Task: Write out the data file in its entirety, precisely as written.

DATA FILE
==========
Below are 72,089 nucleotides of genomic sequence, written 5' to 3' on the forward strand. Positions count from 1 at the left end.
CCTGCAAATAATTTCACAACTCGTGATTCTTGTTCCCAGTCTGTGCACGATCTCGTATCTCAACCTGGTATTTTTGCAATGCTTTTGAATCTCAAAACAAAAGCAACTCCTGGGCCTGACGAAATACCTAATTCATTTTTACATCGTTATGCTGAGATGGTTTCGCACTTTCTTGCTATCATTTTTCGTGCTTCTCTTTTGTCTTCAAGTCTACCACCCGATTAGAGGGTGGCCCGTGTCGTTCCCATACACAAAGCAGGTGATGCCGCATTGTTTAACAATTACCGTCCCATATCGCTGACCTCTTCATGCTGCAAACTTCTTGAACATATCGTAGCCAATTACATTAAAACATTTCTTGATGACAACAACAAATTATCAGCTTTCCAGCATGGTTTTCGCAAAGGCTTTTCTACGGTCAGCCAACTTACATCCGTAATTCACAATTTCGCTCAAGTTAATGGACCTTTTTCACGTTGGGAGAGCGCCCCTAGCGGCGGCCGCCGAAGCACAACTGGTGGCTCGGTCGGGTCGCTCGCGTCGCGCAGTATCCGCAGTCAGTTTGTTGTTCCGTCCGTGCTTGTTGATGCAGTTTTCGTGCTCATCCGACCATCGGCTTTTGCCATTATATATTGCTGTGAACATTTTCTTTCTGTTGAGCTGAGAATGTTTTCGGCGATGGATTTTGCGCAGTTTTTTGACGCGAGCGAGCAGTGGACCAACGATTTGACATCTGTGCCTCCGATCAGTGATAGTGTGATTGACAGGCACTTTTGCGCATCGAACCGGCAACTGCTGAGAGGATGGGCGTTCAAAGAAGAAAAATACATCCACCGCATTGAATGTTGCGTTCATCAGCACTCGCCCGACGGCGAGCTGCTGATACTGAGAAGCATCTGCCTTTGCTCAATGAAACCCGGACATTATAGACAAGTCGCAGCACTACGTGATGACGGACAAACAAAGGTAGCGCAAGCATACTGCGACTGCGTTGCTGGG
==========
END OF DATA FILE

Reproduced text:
Below are 72,089 nucleotides of genomic sequence, written 5' to 3' on the forward strand. Positions count from 1 at the left end.
CCTGCAAATAATTTCACAACTCGTGATTCTTGTTCCCAGTCTGTGCACGATCTCGTATCTCAACCTGGTATTTTTGCAATGCTTTTGAATCTCAAAACAAAAGCAACTCCTGGGCCTGACGAAATACCTAATTCATTTTTACATCGTTATGCTGAGATGGTTTCGCACTTTCTTGCTATCATTTTTCGTGCTTCTCTTTTGTCTTCAAGTCTACCACCCGATTAGAGGGTGGCCCGTGTCGTTCCCATACACAAAGCAGGTGATGCCGCATTGTTTAACAATTACCGTCCCATATCGCTGACCTCTTCATGCTGCAAACTTCTTGAACATATCGTAGCCAATTACATTAAAACATTTCTTGATGACAACAACAAATTATCAGCTTTCCAGCATGGTTTTCGCAAAGGCTTTTCTACGGTCAGCCAACTTACATCCGTAATTCACAATTTCGCTCAAGTTAATGGACCTTTTTCACGTTGGGAGAGCGCCCCTAGCGGCGGCCGCCGAAGCACAACTGGTGGCTCGGTCGGGTCGCTCGCGTCGCGCAGTATCCGCAGTCAGTTTGTTGTTCCGTCCGTGCTTGTTGATGCAGTTTTCGTGCTCATCCGACCATCGGCTTTTGCCATTATATATTGCTGTGAACATTTTCTTTCTGTTGAGCTGAGAATGTTTTCGGCGATGGATTTTGCGCAGTTTTTTGACGCGAGCGAGCAGTGGACCAACGATTTGACATCTGTGCCTCCGATCAGTGATAGTGTGATTGACAGGCACTTTTGCGCATCGAACCGGCAACTGCTGAGAGGATGGGCGTTCAAAGAAGAAAAATACATCCACCGCATTGAATGTTGCGTTCATCAGCACTCGCCCGACGGCGAGCTGCTGATACTGAGAAGCATCTGCCTTTGCTCAATGAAACCCGGACATTATAGACAAGTCGCAGCACTACGTGATGACGGACAAACAAAGGTAGCGCAAGCATACTGCGACTGCGTTGCTGGG